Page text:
Coming this Summer...
May 4, 2010
Front Porch Art: Deep River Blues
Front Porch Art was such a success, Tom is wading a little deeper with Deep River Blues. He creates the same party atmosphere as he sings songs and tells stories from all over the United States and around the globe. Just add water. And with Tom's bag of tricks you can expect plenty of surprises. It's more fun than a rope swing, a swimmin' hole and a summer day! Recommended audience: All age groups.
New Show for Summer of 09
May 27, 2009
Front Porch Art: Handmade Songs and Stories.
Once upon a time in America, before TV, before computers, and before ipods, entertainment was homemade. We sang songs on the front porch and swapped tales over the back fence. We connected with families and the people in our neighborhoods. We created our own amusements and it felt like a party.
This summer for the first time, two of Vermont's most creative performers will join together to take you on a sweeping tour of front-porch Americana. Picking out tunes on the banjo and guitar and trading tales from across this grand country, Rik Palieri and Tom Stamp will have you laughing, singing, clapping, swinging, and having a grand time, just like the good old days. Of course, you'll have to leave the jug at home.
Rik Palieri plays original tunes and traditional folk songs on the guitar and banjo and ballads from the mountains of Poland on exotic Polish bagpipes. His music has been praised by folk legends Pete Seeger, Utah Phillips, and Jimmy Driftwood. Drawing from his tours through Europe, South America, and all across the United States, Rik can take you on a musical jaunt around the world in a single evening.
Tom Stamp has been telling stories and playing music for 40 years. His creative influences include storytellers Donald Davis and Bill Harley, musicians Tom Paxton and Hank Williams, and every silly camp song ever belted out over a campfire.
Front Porch Art is recommended for family audiences school age to adult.
New Show for Summer '07
May 8, 2007
Penelope Peabottom is Missing!
Penelope Peabottom (P.P. for short) has been kidnapped,
but . . . who stole the baby? Was it Kenny "the Kid" Kincaid? How about Not-So-Nice Nick Nicely? Or was it Butterscotch Taffy?
Sift through clues with Private Interior Redecorator and International Pivate Eye Thorn Ripley to unravel the mystery. One-half detective story, one-half mystery game, one-half crime-lab investigation, this highly interactive, hands-on program adds up to a whole lot of fun.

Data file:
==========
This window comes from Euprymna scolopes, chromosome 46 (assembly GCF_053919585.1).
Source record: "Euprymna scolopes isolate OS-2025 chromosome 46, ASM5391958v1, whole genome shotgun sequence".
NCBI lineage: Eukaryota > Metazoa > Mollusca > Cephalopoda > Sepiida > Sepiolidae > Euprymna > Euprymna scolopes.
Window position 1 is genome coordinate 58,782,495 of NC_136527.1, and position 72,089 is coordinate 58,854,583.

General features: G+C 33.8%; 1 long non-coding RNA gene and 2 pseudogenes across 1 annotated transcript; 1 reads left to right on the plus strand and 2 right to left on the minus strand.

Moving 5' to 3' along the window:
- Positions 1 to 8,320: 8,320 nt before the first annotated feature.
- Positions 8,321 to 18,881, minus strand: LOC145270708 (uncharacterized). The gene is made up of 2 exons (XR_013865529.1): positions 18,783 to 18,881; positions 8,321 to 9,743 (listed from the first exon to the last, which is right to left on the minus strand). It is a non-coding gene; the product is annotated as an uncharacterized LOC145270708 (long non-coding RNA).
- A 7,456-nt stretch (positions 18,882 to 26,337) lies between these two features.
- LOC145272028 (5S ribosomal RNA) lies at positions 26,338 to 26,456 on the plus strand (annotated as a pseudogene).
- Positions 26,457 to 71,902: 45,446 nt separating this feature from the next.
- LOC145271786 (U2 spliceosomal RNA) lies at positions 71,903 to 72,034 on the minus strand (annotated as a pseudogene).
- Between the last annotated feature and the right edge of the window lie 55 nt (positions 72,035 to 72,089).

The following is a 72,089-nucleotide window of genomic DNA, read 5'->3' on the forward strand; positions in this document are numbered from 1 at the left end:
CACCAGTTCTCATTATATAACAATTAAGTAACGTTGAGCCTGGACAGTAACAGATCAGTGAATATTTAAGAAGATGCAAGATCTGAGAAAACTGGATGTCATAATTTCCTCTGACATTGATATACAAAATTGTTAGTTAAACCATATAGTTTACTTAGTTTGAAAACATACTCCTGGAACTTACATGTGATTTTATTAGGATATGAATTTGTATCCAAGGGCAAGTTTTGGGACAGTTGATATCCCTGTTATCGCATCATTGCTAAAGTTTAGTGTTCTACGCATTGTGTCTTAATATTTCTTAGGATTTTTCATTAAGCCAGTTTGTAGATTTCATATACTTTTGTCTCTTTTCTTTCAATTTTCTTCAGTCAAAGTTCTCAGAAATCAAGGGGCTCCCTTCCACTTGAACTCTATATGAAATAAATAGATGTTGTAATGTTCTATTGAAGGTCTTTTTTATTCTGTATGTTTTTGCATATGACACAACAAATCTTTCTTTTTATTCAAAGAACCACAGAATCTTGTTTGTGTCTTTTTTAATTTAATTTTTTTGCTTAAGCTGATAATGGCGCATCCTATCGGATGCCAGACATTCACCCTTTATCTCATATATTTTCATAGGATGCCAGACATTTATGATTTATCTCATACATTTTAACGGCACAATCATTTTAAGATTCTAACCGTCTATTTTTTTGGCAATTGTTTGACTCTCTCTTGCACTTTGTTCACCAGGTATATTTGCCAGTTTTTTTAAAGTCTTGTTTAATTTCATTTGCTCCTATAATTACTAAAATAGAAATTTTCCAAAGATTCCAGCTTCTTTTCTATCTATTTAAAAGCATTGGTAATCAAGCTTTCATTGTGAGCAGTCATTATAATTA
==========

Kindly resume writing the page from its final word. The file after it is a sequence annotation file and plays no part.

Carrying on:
The Game's Afoot!
Recommended for ages 8 and up.
Whistling Past the Graveyard
May 23, 2006
Whether it's encounters with ghosts or “Spiders in the Hairdo” these modern myths will make your skin crawl.
(A favorite of middle-school audiences)
WHY TELL STORIES?
September 18, 2005
Kids start school eager to learn and the first thing they want to tackle is reading. So, I was shocked when many of my seventh-grade English students announced to me that they hated to read and there was nothing I could do to change their minds. And it wasn’t that they just disliked reading; they hated it. Even some of my brightest students told me they never read for pleasure. So, I began to rethink the way I was teaching and started looking for ways to bring storytelling into my classroom.
Since 1994, I’ve been working with teachers, principals, librarians, and counselors in schools and colleges throughout the Northeast. Our goal has been to increase the self-confidence of our students and improve their reading, writing, and oral language skills. We’ve shared ideas and tried them out together. And we found that we can get our students to read, write, and show us what they’ve learned while keeping the fun in the fundamentals.
I’ve use stories in my own classroom to teach sequencing, story elements, character development, and theme. Sharing stories is a great way to strengthen the imagination, motivate reluctant readers, and build classroom community. Try it yourself in your own school or library. In just seven minutes -- the time it takes to tell a story -- you can teach values and provide encouragement, hope, laughter. Now, that’s not a bad day’s work.